The RC-135 was based on the transport aircraft Boeing C-135 and was first flown on 28th April 1956. The main differences in comparison to the RC-135 are lots of new systems in it, like Electronic Intelligence (ELINT) and Communications Intelligence (COMINT) systems. Some versions are known for their enlarged, so called, “hog nose” radome, and for their aerodynamic coverings at the forward fuselage, in which enhanced radar systems are stored.
Out of the RC-135A, all variants are able to perform air-to-air refuelling. Since the end of the 1990s, some RC-135s were equipped with new and more powerful CFM International F108 turbofan engines.
At the beginning of the 1960s, the Strategic Air Command (SAC) of the US Air Force received the first RC-135 aircraft. Some of them were used to replace old bombers, which were modified for reconnaissance roles. Only the RC-135A and the RC-135B were built by Boeing newly, while the other variants were upgraded C-135s, KC-135s and RC-135s. Some aircraft were unique, but all of them were equipped with highly advanced technology. Four RC-135s were lost, one RC-135E, two RC-135S and –T, during these accidents, 28 people died.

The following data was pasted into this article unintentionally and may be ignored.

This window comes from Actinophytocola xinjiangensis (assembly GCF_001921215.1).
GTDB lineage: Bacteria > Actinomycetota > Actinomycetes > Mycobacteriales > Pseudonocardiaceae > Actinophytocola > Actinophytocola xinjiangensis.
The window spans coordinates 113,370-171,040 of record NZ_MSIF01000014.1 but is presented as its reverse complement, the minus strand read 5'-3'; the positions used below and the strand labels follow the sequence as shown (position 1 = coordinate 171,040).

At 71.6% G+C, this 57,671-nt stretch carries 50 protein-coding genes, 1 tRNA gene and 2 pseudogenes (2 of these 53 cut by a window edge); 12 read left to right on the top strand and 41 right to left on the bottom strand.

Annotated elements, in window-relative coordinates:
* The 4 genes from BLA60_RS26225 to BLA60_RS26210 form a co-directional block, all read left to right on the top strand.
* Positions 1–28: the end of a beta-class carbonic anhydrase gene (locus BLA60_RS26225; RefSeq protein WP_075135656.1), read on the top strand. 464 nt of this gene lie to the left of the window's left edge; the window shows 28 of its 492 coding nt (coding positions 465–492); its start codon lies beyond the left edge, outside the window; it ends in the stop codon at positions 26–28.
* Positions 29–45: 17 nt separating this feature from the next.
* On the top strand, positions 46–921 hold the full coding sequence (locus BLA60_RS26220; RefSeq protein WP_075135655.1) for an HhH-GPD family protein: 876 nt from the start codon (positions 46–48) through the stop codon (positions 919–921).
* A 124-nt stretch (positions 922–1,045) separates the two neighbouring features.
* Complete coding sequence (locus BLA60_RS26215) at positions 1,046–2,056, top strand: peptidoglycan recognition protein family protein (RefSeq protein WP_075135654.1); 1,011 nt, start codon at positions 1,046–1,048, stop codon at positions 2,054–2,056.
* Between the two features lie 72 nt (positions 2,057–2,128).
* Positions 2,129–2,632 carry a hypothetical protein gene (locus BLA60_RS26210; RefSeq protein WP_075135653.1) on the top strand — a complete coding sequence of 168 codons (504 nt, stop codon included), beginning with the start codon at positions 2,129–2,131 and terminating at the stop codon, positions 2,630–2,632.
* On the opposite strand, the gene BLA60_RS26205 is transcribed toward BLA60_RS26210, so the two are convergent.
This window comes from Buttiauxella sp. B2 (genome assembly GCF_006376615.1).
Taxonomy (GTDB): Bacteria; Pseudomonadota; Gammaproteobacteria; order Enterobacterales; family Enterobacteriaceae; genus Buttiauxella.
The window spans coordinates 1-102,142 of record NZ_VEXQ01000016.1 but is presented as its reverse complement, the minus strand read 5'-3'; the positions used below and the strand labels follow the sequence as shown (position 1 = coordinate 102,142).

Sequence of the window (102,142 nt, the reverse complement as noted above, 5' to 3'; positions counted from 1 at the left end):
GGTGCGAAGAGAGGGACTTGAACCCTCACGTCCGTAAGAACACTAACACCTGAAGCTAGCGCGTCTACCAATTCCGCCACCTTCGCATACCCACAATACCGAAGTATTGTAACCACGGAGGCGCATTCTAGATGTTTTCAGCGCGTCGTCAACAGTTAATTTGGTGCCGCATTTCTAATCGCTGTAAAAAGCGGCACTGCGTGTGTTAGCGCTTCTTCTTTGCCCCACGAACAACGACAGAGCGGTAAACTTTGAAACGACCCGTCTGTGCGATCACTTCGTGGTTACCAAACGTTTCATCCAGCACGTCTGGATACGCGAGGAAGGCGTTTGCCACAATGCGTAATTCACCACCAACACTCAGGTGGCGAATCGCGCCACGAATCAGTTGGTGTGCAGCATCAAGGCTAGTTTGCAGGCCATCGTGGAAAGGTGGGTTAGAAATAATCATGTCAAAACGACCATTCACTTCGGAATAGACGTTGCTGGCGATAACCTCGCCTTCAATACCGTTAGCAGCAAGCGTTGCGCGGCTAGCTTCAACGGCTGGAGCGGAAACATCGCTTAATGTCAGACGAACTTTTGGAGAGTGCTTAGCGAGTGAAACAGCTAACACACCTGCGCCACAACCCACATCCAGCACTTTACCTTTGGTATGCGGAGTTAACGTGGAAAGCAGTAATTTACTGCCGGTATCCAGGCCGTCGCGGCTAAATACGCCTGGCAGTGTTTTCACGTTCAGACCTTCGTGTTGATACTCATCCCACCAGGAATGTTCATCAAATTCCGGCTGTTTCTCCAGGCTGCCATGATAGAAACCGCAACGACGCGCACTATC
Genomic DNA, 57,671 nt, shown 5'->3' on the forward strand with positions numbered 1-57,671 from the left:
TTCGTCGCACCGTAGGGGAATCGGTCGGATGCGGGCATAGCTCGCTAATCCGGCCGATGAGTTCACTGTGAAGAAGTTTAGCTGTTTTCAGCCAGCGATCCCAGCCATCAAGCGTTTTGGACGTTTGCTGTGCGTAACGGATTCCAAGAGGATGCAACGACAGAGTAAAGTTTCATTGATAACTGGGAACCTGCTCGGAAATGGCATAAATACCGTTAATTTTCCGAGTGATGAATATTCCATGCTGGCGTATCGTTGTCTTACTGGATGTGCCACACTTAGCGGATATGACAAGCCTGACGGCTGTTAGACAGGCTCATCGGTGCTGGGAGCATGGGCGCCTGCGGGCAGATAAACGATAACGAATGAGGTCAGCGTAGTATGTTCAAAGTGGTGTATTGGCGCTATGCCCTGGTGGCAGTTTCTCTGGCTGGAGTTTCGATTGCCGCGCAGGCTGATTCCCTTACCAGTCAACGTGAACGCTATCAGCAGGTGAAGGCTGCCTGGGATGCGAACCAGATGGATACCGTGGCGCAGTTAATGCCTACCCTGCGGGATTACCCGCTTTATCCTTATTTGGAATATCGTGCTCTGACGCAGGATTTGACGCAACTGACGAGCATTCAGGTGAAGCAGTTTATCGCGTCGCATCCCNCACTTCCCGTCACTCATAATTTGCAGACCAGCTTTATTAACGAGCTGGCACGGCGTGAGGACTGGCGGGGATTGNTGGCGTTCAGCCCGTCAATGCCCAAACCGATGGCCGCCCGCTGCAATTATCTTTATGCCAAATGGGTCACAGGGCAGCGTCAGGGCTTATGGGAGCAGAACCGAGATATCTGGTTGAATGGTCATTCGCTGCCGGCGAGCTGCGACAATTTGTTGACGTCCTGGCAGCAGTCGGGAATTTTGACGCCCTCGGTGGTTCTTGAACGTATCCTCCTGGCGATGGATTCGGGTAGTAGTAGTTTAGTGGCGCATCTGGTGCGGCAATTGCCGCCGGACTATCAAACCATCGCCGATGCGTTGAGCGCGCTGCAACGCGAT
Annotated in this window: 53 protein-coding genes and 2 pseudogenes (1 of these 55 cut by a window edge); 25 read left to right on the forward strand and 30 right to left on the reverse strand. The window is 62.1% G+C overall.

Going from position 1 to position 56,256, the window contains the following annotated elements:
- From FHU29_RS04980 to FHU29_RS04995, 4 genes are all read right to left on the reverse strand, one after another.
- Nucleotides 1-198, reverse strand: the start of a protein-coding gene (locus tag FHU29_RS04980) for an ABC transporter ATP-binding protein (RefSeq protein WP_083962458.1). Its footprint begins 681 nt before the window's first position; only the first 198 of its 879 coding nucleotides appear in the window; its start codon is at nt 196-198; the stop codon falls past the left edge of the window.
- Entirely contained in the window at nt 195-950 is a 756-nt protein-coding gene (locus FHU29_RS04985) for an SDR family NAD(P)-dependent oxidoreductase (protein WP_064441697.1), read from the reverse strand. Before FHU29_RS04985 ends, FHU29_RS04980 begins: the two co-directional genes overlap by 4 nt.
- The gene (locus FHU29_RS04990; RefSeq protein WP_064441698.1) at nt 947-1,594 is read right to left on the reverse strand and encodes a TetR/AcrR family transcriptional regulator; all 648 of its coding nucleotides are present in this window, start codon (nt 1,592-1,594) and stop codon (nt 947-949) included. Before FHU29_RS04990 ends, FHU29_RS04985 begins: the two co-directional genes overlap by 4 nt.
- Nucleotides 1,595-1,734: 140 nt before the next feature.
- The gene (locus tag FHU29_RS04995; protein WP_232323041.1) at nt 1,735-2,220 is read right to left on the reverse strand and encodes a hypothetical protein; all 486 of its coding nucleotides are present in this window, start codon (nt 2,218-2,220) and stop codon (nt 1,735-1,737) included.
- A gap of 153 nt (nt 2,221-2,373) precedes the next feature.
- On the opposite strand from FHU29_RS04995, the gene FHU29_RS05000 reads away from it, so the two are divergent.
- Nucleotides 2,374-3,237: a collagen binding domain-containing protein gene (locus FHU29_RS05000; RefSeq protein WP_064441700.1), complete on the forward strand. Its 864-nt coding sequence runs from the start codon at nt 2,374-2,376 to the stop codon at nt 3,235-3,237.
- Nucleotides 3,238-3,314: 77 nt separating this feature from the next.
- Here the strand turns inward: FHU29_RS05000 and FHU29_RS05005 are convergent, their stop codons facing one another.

As of 2007 only 22 RC-135 of the variants -S, -U, -V and –W were in service with the USAF. They are stationed at the 55th Strategical Reconnaissance squadron of the Air Combat Command and are based at the Offutt Air Force Base in Nebraska. By 2014, the Royal Air Force wants to buy four RC-135Ws, to replace their Nimrod R1 aircraft.